ROHYPNOL is the brand name of the drug flunitrazepam. Rohypnol is a central nervous system depressant causing sedative-hypnotic effects, muscle relaxation and a kind of amnesia—you may not remember what you said or did while under its effects. It is tasteless and odorless and it mixes easily in carbonated beverages.

KETAMINE was developed as an anesthetic for surgeries and can be snorted or injected. It makes you lose complete control of your body. It causes unconsciousness, delirium, hallucinations, numbing and amnesia. It can also cause agitation, violence, confusion and difficulty hearing, understanding or speaking. High blood pressure and potentially fatal breathing difficulties are real risks. Ketamine lowers the heart rate and can lead to oxygen starvation in the brain and muscles. Ketamine overdose can be fatal. Ketamine, also known as K, special K, vitamin K, and cat valium, ketamine presents an increasing threat to Colorado. The drug is an injectable anesthetic that is approved for both human and animal use. Ketamine is sold commercially and is produced in liquid, powder, and tablet forms. The liquid form is injected intramuscularly. In its powdered form, ketamine can be mistaken for cocaine or methamphetamine and often is snorted or smoked with marijuana or tobacco products.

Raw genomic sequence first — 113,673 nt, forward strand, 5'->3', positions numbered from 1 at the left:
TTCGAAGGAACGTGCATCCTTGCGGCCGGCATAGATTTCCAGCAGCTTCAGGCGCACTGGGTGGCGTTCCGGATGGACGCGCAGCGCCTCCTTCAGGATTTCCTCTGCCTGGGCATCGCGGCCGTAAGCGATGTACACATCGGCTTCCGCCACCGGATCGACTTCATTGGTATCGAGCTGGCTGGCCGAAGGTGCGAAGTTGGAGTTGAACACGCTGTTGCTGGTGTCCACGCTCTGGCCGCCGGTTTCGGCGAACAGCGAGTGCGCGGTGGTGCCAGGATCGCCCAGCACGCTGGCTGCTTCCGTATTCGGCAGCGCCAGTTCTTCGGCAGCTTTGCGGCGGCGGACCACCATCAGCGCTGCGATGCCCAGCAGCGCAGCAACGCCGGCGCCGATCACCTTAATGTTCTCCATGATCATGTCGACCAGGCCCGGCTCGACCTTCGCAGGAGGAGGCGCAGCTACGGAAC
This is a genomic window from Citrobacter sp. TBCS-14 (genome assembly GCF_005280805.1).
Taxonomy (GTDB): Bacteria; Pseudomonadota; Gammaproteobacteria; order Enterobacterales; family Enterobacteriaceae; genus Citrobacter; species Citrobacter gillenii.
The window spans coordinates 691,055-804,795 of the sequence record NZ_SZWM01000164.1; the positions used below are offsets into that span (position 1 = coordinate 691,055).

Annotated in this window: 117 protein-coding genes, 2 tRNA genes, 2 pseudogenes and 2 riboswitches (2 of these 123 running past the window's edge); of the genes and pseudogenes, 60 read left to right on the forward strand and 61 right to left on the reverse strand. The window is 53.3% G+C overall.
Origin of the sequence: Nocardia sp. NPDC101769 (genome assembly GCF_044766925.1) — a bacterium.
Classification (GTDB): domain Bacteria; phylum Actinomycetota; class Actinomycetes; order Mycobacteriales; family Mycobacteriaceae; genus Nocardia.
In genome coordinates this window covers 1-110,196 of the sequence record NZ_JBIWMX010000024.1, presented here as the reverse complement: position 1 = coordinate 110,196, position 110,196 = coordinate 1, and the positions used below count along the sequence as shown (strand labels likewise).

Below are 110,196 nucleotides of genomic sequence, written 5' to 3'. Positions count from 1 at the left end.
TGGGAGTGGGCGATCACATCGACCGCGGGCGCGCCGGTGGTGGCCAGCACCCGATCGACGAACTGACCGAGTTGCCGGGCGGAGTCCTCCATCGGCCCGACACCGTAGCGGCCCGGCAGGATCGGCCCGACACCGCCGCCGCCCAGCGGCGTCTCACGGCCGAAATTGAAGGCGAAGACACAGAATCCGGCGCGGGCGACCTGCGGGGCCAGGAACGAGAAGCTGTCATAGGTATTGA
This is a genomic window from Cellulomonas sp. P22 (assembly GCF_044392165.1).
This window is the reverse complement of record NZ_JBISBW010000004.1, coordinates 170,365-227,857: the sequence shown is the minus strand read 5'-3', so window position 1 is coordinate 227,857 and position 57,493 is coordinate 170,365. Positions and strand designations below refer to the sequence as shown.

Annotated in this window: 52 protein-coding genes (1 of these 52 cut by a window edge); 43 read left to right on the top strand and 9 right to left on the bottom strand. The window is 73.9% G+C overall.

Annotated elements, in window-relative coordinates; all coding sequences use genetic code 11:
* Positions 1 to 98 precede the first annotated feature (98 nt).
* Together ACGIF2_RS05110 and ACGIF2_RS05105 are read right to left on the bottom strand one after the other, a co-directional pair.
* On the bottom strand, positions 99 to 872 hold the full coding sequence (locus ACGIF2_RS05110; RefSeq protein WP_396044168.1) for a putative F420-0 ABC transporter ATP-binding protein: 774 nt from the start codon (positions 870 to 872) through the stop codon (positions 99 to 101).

Low-dose intoxication from ketamine may result in impaired attention, learning ability, and memory; dissociation, which includes out-of-body and near-death experiences; and hallucinations. High doses of ketamine can cause delirium, amnesia, impaired motor function, high blood pressure, depression, and potentially fatal respiratory problems. Ketamine gained popularity among drug abusers in the 1980s when it was discovered that large doses caused reactions similar to those experienced with PCP.